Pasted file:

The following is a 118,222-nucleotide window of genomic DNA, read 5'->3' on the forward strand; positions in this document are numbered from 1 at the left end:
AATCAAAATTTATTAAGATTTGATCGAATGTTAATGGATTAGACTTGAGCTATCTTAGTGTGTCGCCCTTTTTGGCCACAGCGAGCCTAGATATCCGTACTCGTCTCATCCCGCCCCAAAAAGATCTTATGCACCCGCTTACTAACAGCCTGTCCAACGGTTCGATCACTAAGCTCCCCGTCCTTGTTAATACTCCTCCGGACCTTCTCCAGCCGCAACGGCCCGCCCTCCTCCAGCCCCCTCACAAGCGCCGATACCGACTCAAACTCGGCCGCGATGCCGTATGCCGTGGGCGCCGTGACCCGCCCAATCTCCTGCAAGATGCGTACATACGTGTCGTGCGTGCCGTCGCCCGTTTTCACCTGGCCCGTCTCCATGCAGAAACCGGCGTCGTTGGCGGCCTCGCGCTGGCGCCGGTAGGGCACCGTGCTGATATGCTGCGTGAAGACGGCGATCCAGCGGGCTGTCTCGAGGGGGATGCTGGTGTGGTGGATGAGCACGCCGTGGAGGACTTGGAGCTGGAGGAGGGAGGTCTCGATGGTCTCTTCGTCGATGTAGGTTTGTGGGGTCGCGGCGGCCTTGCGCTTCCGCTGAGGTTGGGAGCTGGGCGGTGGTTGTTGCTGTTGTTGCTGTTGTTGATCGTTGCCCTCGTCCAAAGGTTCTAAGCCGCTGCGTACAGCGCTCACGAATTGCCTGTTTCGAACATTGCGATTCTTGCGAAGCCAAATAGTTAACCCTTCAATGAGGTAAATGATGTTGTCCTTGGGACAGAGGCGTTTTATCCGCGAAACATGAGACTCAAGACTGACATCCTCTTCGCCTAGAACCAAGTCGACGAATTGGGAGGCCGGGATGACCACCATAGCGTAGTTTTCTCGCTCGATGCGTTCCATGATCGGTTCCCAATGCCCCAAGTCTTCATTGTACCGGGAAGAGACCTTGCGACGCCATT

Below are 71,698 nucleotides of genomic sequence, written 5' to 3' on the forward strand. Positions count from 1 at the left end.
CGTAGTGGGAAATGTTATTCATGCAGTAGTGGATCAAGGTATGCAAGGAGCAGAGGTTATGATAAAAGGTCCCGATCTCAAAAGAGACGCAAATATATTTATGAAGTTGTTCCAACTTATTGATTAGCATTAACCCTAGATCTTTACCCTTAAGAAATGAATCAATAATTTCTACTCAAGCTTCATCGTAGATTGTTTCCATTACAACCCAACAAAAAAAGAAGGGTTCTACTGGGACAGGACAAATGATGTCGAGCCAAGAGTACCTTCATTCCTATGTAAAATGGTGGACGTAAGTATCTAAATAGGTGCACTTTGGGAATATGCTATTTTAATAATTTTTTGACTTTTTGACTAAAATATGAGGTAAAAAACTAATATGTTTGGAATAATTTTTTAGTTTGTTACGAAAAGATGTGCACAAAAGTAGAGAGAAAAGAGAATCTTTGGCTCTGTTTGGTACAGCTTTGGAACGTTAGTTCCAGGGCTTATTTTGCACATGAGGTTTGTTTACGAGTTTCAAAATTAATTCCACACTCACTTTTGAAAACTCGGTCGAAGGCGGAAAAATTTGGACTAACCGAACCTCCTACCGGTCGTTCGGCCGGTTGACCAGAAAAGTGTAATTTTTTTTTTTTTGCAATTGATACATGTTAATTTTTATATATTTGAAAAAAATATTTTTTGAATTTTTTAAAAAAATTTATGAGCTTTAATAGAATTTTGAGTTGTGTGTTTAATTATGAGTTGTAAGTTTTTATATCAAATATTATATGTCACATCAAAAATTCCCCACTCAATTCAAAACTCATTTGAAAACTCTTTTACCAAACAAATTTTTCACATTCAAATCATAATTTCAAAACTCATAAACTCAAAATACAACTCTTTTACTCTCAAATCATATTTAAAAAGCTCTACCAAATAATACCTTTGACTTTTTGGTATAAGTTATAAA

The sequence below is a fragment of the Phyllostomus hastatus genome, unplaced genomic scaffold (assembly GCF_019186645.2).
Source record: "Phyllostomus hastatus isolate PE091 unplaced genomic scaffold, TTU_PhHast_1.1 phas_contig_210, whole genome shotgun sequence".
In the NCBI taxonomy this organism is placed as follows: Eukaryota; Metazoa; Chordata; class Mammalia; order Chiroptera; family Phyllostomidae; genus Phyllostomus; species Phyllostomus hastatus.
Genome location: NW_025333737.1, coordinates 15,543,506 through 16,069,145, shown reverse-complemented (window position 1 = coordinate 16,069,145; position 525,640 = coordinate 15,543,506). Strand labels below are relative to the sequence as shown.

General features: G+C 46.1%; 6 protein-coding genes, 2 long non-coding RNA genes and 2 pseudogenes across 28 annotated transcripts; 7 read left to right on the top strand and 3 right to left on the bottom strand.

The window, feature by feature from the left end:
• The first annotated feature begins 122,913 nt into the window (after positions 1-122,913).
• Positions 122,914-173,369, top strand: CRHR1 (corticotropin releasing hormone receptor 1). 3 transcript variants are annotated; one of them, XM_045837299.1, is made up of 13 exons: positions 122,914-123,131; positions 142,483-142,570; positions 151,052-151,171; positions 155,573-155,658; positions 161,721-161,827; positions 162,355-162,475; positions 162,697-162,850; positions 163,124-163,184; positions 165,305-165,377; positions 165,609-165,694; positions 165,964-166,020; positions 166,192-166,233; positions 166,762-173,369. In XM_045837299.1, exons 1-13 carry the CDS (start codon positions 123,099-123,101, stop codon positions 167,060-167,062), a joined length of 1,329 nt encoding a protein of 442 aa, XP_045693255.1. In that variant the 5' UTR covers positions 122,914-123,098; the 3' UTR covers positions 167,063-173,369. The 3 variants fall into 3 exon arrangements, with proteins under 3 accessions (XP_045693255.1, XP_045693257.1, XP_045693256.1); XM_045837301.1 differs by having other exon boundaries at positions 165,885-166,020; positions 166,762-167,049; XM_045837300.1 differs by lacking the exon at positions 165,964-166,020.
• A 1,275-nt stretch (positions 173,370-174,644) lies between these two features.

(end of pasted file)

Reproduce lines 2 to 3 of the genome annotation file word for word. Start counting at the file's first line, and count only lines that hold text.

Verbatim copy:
AATCAAAATTTATTAAGATTTGATCGAATGTTAATGGATTAGACTTGAGCTATCTTAGTGTGTCGCCCTTTTTGGCCACAGCGAGCCTAGATATCCGTACTCGTCTCATCCCGCCCCAAAAAGATCTTATGCACCCGCTTACTAACAGCCTGTCCAACGGTTCGATCACTAAGCTCCCCGTCCTTGTTAATACTCCTCCGGACCTTCTCCAGCCGCAACGGCCCGCCCTCCTCCAGCCCCCTCACAAGCGCCGATACCGACTCAAACTCGGCCGCGATGCCGTATGCCGTGGGCGCCGTGACCCGCCCAATCTCCTGCAAGATGCGTACATACGTGTCGTGCGTGCCGTCGCCCGTTTTCACCTGGCCCGTCTCCATGCAGAAACCGGCGTCGTTGGCGGCCTCGCGCTGGCGCCGGTAGGGCACCGTGCTGATATGCTGCGTGAAGACGGCGATCCAGCGGGCTGTCTCGAGGGGGATGCTGGTGTGGTGGATGAGCACGCCGTGGAGGACTTGGAGCTGGAGGAGGGAGGTCTCGATGGTCTCTTCGTCGATGTAGGTTTGTGGGGTCGCGGCGGCCTTGCGCTTCCGCTGAGGTTGGGAGCTGGGCGGTGGTTGTTGCTGTTGTTGCTGTTGTTGATCGTTGCCCTCGTCCAAAGGTTCTAAGCCGCTGCGTACAGCGCTCACGAATTGCCTGTTTCGAACATTGCGATTCTTGCGAAGCCAAATAGTTAACCCTTCAATGAGGTAAATGATGTTGTCCTTGGGACAGAGGCGTTTTATCCGCGAAACATGAGACTCAAGACTGACATCCTCTTCGCCTAGAACCAAGTCGACGAATTGGGAGGCCGGGATGACCACCATAGCGTAGTTTTCTCGCTCGATGCGTTCCATGATCGGTTCCCAATGCCCCAAGTCTTCATTGTACCGGGAAGAGACCTTGCGACGCCATT

Below are 71,698 nucleotides of genomic sequence, written 5' to 3' on the forward strand. Positions count from 1 at the left end.